Chief medical officer Brendan Murphy sparked a furious debate this week after he maintained it was unlikely international borders would reopen in 2021.

If his prediction is correct, Australians will continue to holiday at home and overseas tourists will be banned – costing the economy billions and hundreds or even thousands of jobs.

In a bid to try and hose down the industry’s anger at the Professor’s prediction, Prime Minister Scott Morrison later said the border shut-down would be monitored week-by-week through the year, and “bubbles” between countries like New Zealand and Singapore were still a possibility.

But at a time when many travel agencies face a life-and-death struggle, Prof Murphy’s remarks were condemned by senior tourism leaders for destroying confidence of travel agents and operators.

Cruise industry chiefs, however, are continuing to push their own plans for a resumption of local sailings.

The delicate diplomacy being deployed by Cruise Lines International Association Australasia is inching towards a potential resolution, which would see thoroughly sanitised ships sailing on within state borders and crewed by quarantined and tested crew.

The vessels would carry limited numbers of tested – and possibly vaccinated – passengers on cruises to nowhere in what the industry believes could be a safe and acceptable bubble.

CLIA MD Joel Katz told Cruise Passenger this morning: “We are engaging with government towards a phased resumption. While international borders remain closed, this would involve local cruises carrying local Australian passengers only, with strict health protocols in place.

“Australia has more than 50 ports and destinations around the coast, including communities crying out for visitation, so this is an opportunity to start to deliver some of the enormous economic opportunity and jobs to Australia that cruise generates.”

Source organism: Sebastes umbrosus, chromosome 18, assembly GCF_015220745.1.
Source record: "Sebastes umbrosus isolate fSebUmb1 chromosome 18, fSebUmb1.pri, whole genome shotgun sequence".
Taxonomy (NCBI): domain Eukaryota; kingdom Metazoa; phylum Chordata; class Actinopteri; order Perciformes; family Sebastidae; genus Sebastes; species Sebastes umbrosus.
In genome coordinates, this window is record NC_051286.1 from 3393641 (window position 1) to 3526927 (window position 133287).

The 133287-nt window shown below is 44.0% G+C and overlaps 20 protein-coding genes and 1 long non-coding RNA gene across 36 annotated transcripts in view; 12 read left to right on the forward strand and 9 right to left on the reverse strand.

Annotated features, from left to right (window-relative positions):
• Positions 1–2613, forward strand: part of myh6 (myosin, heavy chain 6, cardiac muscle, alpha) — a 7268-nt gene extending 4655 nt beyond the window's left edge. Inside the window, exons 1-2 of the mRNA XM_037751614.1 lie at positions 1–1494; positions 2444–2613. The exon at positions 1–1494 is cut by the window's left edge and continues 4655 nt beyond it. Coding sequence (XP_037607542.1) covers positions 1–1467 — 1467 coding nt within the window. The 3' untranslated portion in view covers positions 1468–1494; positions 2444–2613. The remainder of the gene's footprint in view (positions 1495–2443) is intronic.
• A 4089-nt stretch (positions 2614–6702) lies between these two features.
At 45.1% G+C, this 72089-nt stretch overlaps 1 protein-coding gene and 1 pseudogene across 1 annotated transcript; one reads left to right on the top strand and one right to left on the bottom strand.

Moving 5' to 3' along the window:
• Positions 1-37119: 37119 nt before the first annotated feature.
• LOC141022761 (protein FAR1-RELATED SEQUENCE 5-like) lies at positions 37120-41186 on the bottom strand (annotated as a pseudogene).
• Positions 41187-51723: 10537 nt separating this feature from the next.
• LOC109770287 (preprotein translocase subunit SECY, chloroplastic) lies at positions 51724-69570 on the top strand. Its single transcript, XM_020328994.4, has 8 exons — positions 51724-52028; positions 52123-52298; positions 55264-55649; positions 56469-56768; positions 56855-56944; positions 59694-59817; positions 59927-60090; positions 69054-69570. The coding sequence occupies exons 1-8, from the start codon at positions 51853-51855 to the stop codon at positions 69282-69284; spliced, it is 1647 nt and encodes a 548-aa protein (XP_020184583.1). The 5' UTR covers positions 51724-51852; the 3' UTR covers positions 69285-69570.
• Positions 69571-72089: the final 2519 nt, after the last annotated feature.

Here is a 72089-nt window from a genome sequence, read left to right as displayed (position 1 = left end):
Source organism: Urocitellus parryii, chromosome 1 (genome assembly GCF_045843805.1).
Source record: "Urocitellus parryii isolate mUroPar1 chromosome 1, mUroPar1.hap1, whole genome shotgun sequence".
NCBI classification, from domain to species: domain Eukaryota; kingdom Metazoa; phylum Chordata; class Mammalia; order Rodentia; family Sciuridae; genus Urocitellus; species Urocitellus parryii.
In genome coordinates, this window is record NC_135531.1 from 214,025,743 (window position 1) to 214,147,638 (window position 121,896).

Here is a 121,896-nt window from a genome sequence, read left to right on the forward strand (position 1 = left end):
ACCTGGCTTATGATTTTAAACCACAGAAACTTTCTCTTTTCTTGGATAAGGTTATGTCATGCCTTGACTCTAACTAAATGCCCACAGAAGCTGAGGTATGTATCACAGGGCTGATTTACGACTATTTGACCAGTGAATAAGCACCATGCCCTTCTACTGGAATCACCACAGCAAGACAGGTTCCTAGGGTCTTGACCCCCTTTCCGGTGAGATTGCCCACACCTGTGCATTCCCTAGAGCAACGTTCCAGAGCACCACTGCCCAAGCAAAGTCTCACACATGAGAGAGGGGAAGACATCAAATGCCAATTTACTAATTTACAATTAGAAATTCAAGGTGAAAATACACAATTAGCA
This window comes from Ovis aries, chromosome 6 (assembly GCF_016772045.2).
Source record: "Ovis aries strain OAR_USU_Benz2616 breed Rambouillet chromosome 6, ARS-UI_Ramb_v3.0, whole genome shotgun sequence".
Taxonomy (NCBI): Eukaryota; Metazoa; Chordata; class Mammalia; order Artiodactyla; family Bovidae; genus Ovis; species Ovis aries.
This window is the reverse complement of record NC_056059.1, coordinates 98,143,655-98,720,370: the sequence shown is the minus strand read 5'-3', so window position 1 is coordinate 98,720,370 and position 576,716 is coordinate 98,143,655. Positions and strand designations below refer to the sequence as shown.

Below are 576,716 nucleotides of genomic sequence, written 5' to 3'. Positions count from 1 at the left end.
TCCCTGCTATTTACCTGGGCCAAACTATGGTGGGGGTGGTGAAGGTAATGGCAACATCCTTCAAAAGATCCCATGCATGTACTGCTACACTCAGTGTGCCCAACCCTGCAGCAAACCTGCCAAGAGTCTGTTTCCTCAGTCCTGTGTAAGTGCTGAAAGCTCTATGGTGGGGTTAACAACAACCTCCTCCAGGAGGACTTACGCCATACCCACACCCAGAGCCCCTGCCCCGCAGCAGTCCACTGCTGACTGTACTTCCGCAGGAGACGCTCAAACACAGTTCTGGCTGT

One sticking point is how to quarantine large numbers of crew.  The government is believed to have rejected the idea of holding them on the ship or counting the journey to Australia, saying they would require proof of quarantine under supervised lockdown.

The industry is watching carefully a planned Ponant voyage which has been approved to sail out of New Zealand next month as a forerunner for this model.  It is a model already operating successfully in Singapore, where Royal Caribbean’s Quantum of the Seas and Dream Cruises Genting Dream have found a strong market for cruises to nowhere.

It has been suggested that it will take up to 12 weeks to get large vessels to Australia ready to take passengers.  Until the government decides whether to relax its international cruise ship ban, which ends in March, preparations can’t begin.

Vaccinations against COVID-19 are expected to start next month, and news of the roll-out had sparked a fresh wave of confidence among cruisers looking to book itineraries after mid-year, especially on ships sailing Australia or New Zealand.

Mr Murphy’s words may well dent that enthusiasm.

Brendan MurphyProfessor Murphy, who was the chief medical officer at the beginning of the pandemic, said he thought the borders and mandatory hotel quarantine would remain for some time yet.

But it was his response on ABC News Breakfast to the question of the likelihood of international borders reopening this year that sparked the most response.

“I think that the answer is probably no,” Professor Murphy said. “I think that we’ll go most of this year with still substantial border restrictions, even if we have a lot of the population vaccinated.

“We don’t know whether that will prevent transmission of the virus.”

Reports indicate, however, the vaccine isn’t a complete answer.  Some experts suggest that a patient can still carry the virus and pass it on even though the vaccine is stopping their symptoms.

That would point to the safest journeys would be for vaccinated passengers and crew only – and that has opened up a big debate in the industry already.

Meanwhile, more is now known about how the vaccine will role out.

Training will start in the next two weeks for both the AstraZenica vaccine and Pfizer. And four million people are expected to be inoculated by the end of March.